As Caribbean nations debate their relationship with the British Crown, Prince William says he will support and respect any decision made by the people.
William, second in line to the throne, made the comments after an eight-day tour of Belize, Jamaica and the Bahamas during which he and his wife Kate were celebrated but also slammed as ‘deaf’ for perpetuating images of British colonial rule.
Jamaican Prime Minister Andrew Holness has told the royal family that his country intends to become a republic, removing the British monarch as head of state.
“I know this tour has brought to light even deeper questions about the past and the future,” William said in a statement reflecting the end of their tour on Saturday. “In Belize, Jamaica and the Bahamas, it’s up to the people to decide that future.”
William, whose official title is Duke of Cambridge, said he and his wife, the Duchess of Cambridge, wanted to serve.
“Catherine and I are committed to serving. For us, it’s not about telling people what to do. It’s about serving and supporting them in the way they see fit, using the platform that we are lucky to have.”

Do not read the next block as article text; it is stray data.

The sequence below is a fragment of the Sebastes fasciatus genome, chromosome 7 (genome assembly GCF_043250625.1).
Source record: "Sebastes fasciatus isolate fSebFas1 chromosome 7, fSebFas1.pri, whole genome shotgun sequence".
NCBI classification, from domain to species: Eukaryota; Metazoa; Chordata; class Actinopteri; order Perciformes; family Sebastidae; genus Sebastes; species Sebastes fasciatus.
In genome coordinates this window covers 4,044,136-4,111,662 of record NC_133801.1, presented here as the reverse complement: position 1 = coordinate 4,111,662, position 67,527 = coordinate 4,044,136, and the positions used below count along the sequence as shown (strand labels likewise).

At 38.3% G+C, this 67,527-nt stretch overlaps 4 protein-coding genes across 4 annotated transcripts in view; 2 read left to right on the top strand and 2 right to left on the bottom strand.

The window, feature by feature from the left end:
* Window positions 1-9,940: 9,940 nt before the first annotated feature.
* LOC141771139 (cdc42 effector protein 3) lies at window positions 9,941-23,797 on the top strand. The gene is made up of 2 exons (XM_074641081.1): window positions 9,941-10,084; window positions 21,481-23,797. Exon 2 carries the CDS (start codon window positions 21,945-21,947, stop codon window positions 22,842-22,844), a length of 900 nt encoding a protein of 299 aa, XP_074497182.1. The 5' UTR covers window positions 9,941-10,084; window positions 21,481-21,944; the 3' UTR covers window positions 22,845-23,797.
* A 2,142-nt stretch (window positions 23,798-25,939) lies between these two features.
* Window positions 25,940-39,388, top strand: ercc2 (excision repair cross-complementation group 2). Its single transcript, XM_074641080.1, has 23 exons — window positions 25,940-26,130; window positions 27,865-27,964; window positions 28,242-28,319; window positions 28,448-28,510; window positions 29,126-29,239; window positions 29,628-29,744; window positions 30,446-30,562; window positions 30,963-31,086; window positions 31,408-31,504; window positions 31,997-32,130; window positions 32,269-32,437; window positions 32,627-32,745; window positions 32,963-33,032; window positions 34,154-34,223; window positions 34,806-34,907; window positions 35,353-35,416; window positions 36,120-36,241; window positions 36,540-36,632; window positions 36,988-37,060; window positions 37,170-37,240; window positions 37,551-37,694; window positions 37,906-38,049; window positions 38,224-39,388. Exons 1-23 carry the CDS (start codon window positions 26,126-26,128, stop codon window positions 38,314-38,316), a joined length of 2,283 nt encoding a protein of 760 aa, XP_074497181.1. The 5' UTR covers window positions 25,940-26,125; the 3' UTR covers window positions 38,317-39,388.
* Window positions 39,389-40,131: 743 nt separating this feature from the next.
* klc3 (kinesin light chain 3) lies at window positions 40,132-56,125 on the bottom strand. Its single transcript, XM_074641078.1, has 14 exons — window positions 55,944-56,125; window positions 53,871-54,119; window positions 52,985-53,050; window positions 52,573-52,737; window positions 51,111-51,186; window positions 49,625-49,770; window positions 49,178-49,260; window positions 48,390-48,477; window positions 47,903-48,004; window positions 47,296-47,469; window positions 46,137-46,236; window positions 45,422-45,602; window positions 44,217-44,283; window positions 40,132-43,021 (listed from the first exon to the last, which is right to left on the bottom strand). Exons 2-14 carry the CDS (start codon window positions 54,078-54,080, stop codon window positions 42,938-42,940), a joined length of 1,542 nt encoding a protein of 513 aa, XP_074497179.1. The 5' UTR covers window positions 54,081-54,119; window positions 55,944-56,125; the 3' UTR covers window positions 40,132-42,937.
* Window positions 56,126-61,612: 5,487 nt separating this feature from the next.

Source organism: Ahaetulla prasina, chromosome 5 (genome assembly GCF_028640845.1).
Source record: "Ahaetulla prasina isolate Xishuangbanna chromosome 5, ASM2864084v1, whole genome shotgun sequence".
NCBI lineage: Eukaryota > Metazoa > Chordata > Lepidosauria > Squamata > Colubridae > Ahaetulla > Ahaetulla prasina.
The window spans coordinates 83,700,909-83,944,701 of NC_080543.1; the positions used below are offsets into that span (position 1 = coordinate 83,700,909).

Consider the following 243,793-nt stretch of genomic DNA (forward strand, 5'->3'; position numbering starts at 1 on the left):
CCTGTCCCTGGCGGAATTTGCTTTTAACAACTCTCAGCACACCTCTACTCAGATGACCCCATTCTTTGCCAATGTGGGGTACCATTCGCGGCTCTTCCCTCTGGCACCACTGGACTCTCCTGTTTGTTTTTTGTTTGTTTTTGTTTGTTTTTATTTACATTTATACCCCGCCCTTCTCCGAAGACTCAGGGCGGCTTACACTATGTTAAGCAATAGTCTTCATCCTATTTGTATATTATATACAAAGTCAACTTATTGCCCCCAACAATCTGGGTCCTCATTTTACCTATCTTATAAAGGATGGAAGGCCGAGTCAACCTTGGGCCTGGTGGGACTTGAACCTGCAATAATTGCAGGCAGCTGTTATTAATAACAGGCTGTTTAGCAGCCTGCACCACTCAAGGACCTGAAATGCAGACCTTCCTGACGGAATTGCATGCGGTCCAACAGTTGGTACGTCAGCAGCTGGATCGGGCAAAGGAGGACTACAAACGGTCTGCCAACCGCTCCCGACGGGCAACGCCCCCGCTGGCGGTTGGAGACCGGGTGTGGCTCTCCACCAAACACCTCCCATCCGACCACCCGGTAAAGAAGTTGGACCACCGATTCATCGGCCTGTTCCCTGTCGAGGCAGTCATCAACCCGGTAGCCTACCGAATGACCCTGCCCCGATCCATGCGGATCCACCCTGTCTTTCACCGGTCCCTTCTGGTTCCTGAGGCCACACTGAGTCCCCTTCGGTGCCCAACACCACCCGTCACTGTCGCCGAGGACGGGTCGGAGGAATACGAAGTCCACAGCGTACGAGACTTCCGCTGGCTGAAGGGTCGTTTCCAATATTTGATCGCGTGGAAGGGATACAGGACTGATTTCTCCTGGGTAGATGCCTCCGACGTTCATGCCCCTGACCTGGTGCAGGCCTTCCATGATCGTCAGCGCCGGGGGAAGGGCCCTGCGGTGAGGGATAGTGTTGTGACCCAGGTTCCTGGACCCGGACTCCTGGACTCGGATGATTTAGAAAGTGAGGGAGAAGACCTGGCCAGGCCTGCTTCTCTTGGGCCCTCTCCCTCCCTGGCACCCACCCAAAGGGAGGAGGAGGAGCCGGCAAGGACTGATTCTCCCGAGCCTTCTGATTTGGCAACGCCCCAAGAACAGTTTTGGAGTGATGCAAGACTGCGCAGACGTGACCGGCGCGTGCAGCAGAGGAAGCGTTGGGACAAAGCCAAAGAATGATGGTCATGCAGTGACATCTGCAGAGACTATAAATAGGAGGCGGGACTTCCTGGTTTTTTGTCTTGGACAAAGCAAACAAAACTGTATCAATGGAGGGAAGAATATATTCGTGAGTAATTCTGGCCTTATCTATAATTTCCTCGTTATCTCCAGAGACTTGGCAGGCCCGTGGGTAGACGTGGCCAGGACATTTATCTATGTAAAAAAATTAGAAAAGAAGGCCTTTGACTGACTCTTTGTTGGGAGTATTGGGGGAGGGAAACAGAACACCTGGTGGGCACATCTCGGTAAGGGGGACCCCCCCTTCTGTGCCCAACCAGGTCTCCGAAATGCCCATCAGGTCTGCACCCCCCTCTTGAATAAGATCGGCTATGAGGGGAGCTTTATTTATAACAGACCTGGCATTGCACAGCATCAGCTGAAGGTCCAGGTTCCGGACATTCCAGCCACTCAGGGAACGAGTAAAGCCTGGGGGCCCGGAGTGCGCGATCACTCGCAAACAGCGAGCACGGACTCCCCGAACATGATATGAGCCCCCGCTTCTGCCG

The young members of the royal family have visited the three nations as representatives of Queen Elizabeth II, who this year celebrates the 70th anniversary of her reign. During those seven decades, she served as Head of State for the United Kingdom and 14 “kingdoms” that were once colonies of the British Empire and are now independent countries.
The royal couple were greeted by protesters demanding an apology for Britain’s role in the enslavement of millions of Africans and reparations for the damage caused by slavery. During a speech in Jamaica, William expressed his “deep sadness” for slavery, but refrained from apologizing.
William acknowledged the changing nature of Britain’s ties with its former colonies during a speech on Friday evening in Nassau, the capital of the Bahamas.
“We proudly support and respect your decisions about your future,” William said. “Relationships evolve. Friendship endures.”
Whatever the former colonies decide about their continued relationship with the crown, William said he wanted to continue to serve them through the Commonwealth, a voluntary association of 54 countries with historical ties to Britain. The Queen has been the head of the Commonwealth throughout her reign and Prince Charles, William’s father, is her designated successor.
William acknowledged that he might not follow in their footsteps.
“Who the Commonwealth chooses to lead their family in the future is not what I think,” he said.